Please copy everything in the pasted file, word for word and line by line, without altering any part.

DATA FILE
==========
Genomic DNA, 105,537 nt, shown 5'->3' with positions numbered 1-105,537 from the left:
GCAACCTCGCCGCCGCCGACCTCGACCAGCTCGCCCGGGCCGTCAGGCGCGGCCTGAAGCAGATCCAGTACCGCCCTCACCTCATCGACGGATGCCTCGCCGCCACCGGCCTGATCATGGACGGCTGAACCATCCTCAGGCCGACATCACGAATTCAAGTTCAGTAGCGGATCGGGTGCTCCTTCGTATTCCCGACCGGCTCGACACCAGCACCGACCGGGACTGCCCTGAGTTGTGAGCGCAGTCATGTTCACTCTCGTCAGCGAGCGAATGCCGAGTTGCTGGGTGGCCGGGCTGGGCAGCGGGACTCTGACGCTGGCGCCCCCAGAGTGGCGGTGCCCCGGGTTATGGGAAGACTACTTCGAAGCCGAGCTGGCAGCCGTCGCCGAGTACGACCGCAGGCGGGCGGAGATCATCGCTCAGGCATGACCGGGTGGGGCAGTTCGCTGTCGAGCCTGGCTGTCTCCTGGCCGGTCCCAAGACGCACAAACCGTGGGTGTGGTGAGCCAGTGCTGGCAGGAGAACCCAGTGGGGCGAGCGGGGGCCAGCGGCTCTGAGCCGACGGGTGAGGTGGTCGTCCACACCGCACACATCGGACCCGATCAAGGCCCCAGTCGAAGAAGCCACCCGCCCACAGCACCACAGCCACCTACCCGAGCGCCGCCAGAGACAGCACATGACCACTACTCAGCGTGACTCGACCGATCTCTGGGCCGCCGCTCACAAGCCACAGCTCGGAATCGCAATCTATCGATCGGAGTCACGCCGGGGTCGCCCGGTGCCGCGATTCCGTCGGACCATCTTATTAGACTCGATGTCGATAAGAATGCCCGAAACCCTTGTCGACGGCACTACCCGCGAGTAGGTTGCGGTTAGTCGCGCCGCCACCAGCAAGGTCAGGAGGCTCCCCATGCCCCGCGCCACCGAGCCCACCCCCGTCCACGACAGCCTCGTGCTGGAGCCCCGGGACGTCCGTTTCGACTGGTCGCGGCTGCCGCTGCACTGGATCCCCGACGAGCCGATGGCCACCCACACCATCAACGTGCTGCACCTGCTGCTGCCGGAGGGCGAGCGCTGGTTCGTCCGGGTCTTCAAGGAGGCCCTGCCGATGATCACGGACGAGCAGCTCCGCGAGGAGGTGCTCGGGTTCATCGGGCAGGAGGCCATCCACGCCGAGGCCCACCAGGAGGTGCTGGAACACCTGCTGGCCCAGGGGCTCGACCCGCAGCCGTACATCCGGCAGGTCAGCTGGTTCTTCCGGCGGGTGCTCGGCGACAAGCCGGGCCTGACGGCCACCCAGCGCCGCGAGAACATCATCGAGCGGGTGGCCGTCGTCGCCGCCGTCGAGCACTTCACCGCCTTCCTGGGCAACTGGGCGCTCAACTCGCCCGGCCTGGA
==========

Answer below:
Genomic DNA, 105,537 nt, shown 5'->3' with positions numbered 1-105,537 from the left:
GCAACCTCGCCGCCGCCGACCTCGACCAGCTCGCCCGGGCCGTCAGGCGCGGCCTGAAGCAGATCCAGTACCGCCCTCACCTCATCGACGGATGCCTCGCCGCCACCGGCCTGATCATGGACGGCTGAACCATCCTCAGGCCGACATCACGAATTCAAGTTCAGTAGCGGATCGGGTGCTCCTTCGTATTCCCGACCGGCTCGACACCAGCACCGACCGGGACTGCCCTGAGTTGTGAGCGCAGTCATGTTCACTCTCGTCAGCGAGCGAATGCCGAGTTGCTGGGTGGCCGGGCTGGGCAGCGGGACTCTGACGCTGGCGCCCCCAGAGTGGCGGTGCCCCGGGTTATGGGAAGACTACTTCGAAGCCGAGCTGGCAGCCGTCGCCGAGTACGACCGCAGGCGGGCGGAGATCATCGCTCAGGCATGACCGGGTGGGGCAGTTCGCTGTCGAGCCTGGCTGTCTCCTGGCCGGTCCCAAGACGCACAAACCGTGGGTGTGGTGAGCCAGTGCTGGCAGGAGAACCCAGTGGGGCGAGCGGGGGCCAGCGGCTCTGAGCCGACGGGTGAGGTGGTCGTCCACACCGCACACATCGGACCCGATCAAGGCCCCAGTCGAAGAAGCCACCCGCCCACAGCACCACAGCCACCTACCCGAGCGCCGCCAGAGACAGCACATGACCACTACTCAGCGTGACTCGACCGATCTCTGGGCCGCCGCTCACAAGCCACAGCTCGGAATCGCAATCTATCGATCGGAGTCACGCCGGGGTCGCCCGGTGCCGCGATTCCGTCGGACCATCTTATTAGACTCGATGTCGATAAGAATGCCCGAAACCCTTGTCGACGGCACTACCCGCGAGTAGGTTGCGGTTAGTCGCGCCGCCACCAGCAAGGTCAGGAGGCTCCCCATGCCCCGCGCCACCGAGCCCACCCCCGTCCACGACAGCCTCGTGCTGGAGCCCCGGGACGTCCGTTTCGACTGGTCGCGGCTGCCGCTGCACTGGATCCCCGACGAGCCGATGGCCACCCACACCATCAACGTGCTGCACCTGCTGCTGCCGGAGGGCGAGCGCTGGTTCGTCCGGGTCTTCAAGGAGGCCCTGCCGATGATCACGGACGAGCAGCTCCGCGAGGAGGTGCTCGGGTTCATCGGGCAGGAGGCCATCCACGCCGAGGCCCACCAGGAGGTGCTGGAACACCTGCTGGCCCAGGGGCTCGACCCGCAGCCGTACATCCGGCAGGTCAGCTGGTTCTTCCGGCGGGTGCTCGGCGACAAGCCGGGCCTGACGGCCACCCAGCGCCGCGAGAACATCATCGAGCGGGTGGCCGTCGTCGCCGCCGTCGAGCACTTCACCGCCTTCCTGGGCAACTGGGCGCTCAACTCGCCCGGCCTGGA